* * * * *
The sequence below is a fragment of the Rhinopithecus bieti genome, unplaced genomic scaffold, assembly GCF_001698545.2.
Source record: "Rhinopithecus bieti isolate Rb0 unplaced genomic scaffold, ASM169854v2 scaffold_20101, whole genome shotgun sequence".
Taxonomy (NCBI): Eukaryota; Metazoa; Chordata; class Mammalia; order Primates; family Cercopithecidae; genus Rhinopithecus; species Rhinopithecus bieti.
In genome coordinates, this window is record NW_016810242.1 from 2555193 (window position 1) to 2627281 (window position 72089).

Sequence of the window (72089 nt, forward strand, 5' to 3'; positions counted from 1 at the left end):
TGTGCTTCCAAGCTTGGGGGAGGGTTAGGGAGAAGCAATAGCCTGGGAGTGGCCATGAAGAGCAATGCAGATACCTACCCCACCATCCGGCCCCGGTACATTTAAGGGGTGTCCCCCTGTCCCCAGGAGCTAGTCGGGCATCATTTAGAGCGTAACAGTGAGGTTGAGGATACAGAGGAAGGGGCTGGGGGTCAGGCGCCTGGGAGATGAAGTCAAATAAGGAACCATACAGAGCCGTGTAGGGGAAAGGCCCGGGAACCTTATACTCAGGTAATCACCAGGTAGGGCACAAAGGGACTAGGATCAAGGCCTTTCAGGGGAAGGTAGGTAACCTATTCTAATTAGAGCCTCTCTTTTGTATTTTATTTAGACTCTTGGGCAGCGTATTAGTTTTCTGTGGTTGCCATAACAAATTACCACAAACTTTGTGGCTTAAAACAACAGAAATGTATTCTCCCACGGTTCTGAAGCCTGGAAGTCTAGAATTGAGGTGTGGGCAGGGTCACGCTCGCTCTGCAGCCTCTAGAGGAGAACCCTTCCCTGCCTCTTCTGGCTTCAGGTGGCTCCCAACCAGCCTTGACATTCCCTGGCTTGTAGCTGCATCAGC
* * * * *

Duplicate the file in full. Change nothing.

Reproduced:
The sequence below is a fragment of the Rhinopithecus bieti genome, unplaced genomic scaffold, assembly GCF_001698545.2.
Source record: "Rhinopithecus bieti isolate Rb0 unplaced genomic scaffold, ASM169854v2 scaffold_20101, whole genome shotgun sequence".
Taxonomy (NCBI): Eukaryota; Metazoa; Chordata; class Mammalia; order Primates; family Cercopithecidae; genus Rhinopithecus; species Rhinopithecus bieti.
In genome coordinates, this window is record NW_016810242.1 from 2555193 (window position 1) to 2627281 (window position 72089).

Sequence of the window (72089 nt, forward strand, 5' to 3'; positions counted from 1 at the left end):
TGTGCTTCCAAGCTTGGGGGAGGGTTAGGGAGAAGCAATAGCCTGGGAGTGGCCATGAAGAGCAATGCAGATACCTACCCCACCATCCGGCCCCGGTACATTTAAGGGGTGTCCCCCTGTCCCCAGGAGCTAGTCGGGCATCATTTAGAGCGTAACAGTGAGGTTGAGGATACAGAGGAAGGGGCTGGGGGTCAGGCGCCTGGGAGATGAAGTCAAATAAGGAACCATACAGAGCCGTGTAGGGGAAAGGCCCGGGAACCTTATACTCAGGTAATCACCAGGTAGGGCACAAAGGGACTAGGATCAAGGCCTTTCAGGGGAAGGTAGGTAACCTATTCTAATTAGAGCCTCTCTTTTGTATTTTATTTAGACTCTTGGGCAGCGTATTAGTTTTCTGTGGTTGCCATAACAAATTACCACAAACTTTGTGGCTTAAAACAACAGAAATGTATTCTCCCACGGTTCTGAAGCCTGGAAGTCTAGAATTGAGGTGTGGGCAGGGTCACGCTCGCTCTGCAGCCTCTAGAGGAGAACCCTTCCCTGCCTCTTCTGGCTTCAGGTGGCTCCCAACCAGCCTTGACATTCCCTGGCTTGTAGCTGCATCAGC